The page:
Exactly. I always do it and always get the crew to practice doing it if they start the engine. We also have a tell tale water stream from a fitting midships that its easy to go and check is steaming appropriately.

    I don't expect it's any surprise to anyone that I admit that we have a large good quality ball valve on our exhaust skin fitting. I fitted it because a couple of times, in the right conditions and when it's rough enough, wave slap up the counter of the boat (where the exhaust comes out on our boat) has forced seawater back up the exhaust and hydraulic locked the engine. This is despite having a larger than standard water trap, and a gooseneck as high as possible up inside the stern of the boat and a high rise water injector on the exhaust of the engine. When the engine has hydraulic locked I have had to remove a preheater element and spin the engine over to blow the water out and then start the thing as soon as possible to dry it out to prevent cylinder and piston damage. (I've rebuilt the engine once due to this problem and I don't want to have to do it again!)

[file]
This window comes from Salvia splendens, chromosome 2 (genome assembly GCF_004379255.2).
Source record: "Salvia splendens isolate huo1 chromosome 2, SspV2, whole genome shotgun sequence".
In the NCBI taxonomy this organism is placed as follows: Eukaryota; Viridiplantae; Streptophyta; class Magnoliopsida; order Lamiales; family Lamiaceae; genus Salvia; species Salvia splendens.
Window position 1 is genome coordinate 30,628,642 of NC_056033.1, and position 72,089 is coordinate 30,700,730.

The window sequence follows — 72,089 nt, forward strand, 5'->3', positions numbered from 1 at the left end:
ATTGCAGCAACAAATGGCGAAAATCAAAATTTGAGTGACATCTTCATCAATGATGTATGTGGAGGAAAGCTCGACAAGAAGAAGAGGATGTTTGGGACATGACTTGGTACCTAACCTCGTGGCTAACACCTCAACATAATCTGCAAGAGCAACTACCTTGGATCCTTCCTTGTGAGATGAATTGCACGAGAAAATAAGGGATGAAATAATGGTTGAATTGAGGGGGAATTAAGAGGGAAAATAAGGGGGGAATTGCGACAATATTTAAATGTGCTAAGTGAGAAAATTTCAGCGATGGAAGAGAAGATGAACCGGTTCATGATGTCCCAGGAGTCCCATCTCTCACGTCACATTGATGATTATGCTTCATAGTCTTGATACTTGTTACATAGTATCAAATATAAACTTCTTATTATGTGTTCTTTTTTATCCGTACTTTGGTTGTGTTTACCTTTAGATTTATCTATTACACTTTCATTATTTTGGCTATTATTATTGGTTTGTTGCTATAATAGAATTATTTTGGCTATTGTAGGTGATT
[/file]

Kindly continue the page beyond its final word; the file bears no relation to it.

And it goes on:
People are getting worse on these pages how many are reading past posts? How many are pondering them? We have a nausea of uninformed, opinion.
    These beliefs, thoughts and expectations are of great interest but -

    Read post 30

    So stick to your guns, blind faith is a grand thing in metaphysics, let it justify what you want to do if you wish, carry on.

    However, I am telling the wider readers who are not buffoons that I have direct experience of blown head gaskets due to an exhaust valve being left closed.
    Last edited by doug748; 11-09-19 at 09:02.

  7. #37
    Join Date
    Dec 2005
    Location
    Far S. Cornwall
    Posts
    13,344

    Default Re: Use a ball valve on the exhaust outlet?

    Air, gas, is compressible, water not. Seems fairly obvious to me that forcing gas followed by water, injected close to the engine, into a dead end results in the gas compressing and forcing the water back. In certain configurations this is going in the engine.